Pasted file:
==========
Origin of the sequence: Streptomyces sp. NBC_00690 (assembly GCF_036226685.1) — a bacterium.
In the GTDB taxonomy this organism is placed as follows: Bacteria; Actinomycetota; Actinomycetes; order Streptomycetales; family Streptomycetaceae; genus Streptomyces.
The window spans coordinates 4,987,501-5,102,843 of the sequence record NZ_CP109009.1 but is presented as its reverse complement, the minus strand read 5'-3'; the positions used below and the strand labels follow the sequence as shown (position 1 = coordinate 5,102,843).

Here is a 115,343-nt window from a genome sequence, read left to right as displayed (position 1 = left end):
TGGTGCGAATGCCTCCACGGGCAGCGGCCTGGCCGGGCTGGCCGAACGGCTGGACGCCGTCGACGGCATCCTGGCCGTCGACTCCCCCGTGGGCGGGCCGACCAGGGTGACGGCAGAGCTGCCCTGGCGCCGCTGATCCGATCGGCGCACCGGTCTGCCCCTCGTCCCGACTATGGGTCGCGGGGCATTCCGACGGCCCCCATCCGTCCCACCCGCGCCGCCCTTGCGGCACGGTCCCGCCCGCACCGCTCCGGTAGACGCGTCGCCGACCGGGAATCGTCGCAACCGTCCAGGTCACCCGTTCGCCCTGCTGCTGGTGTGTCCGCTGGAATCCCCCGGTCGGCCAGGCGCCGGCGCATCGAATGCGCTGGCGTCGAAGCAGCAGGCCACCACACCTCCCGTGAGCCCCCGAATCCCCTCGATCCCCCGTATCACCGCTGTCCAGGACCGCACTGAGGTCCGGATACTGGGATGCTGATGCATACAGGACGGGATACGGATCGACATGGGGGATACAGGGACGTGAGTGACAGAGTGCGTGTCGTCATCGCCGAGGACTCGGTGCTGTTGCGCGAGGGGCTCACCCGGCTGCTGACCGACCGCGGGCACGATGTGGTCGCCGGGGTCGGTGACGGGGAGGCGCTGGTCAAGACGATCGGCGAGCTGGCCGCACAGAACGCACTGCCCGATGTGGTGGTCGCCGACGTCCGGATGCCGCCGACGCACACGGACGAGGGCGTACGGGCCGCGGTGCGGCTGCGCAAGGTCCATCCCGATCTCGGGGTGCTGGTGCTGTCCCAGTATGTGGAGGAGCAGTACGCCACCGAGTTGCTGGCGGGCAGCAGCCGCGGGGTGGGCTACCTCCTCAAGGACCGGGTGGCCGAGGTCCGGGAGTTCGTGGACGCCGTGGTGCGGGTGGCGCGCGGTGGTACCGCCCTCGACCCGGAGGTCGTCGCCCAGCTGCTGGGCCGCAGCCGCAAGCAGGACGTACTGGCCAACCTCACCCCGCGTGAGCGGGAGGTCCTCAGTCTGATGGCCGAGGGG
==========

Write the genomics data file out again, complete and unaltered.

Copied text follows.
Origin of the sequence: Streptomyces sp. NBC_00690 (assembly GCF_036226685.1) — a bacterium.
In the GTDB taxonomy this organism is placed as follows: Bacteria; Actinomycetota; Actinomycetes; order Streptomycetales; family Streptomycetaceae; genus Streptomyces.
The window spans coordinates 4,987,501-5,102,843 of the sequence record NZ_CP109009.1 but is presented as its reverse complement, the minus strand read 5'-3'; the positions used below and the strand labels follow the sequence as shown (position 1 = coordinate 5,102,843).

Here is a 115,343-nt window from a genome sequence, read left to right as displayed (position 1 = left end):
TGGTGCGAATGCCTCCACGGGCAGCGGCCTGGCCGGGCTGGCCGAACGGCTGGACGCCGTCGACGGCATCCTGGCCGTCGACTCCCCCGTGGGCGGGCCGACCAGGGTGACGGCAGAGCTGCCCTGGCGCCGCTGATCCGATCGGCGCACCGGTCTGCCCCTCGTCCCGACTATGGGTCGCGGGGCATTCCGACGGCCCCCATCCGTCCCACCCGCGCCGCCCTTGCGGCACGGTCCCGCCCGCACCGCTCCGGTAGACGCGTCGCCGACCGGGAATCGTCGCAACCGTCCAGGTCACCCGTTCGCCCTGCTGCTGGTGTGTCCGCTGGAATCCCCCGGTCGGCCAGGCGCCGGCGCATCGAATGCGCTGGCGTCGAAGCAGCAGGCCACCACACCTCCCGTGAGCCCCCGAATCCCCTCGATCCCCCGTATCACCGCTGTCCAGGACCGCACTGAGGTCCGGATACTGGGATGCTGATGCATACAGGACGGGATACGGATCGACATGGGGGATACAGGGACGTGAGTGACAGAGTGCGTGTCGTCATCGCCGAGGACTCGGTGCTGTTGCGCGAGGGGCTCACCCGGCTGCTGACCGACCGCGGGCACGATGTGGTCGCCGGGGTCGGTGACGGGGAGGCGCTGGTCAAGACGATCGGCGAGCTGGCCGCACAGAACGCACTGCCCGATGTGGTGGTCGCCGACGTCCGGATGCCGCCGACGCACACGGACGAGGGCGTACGGGCCGCGGTGCGGCTGCGCAAGGTCCATCCCGATCTCGGGGTGCTGGTGCTGTCCCAGTATGTGGAGGAGCAGTACGCCACCGAGTTGCTGGCGGGCAGCAGCCGCGGGGTGGGCTACCTCCTCAAGGACCGGGTGGCCGAGGTCCGGGAGTTCGTGGACGCCGTGGTGCGGGTGGCGCGCGGTGGTACCGCCCTCGACCCGGAGGTCGTCGCCCAGCTGCTGGGCCGCAGCCGCAAGCAGGACGTACTGGCCAACCTCACCCCGCGTGAGCGGGAGGTCCTCAGTCTGATGGCCGAGGGG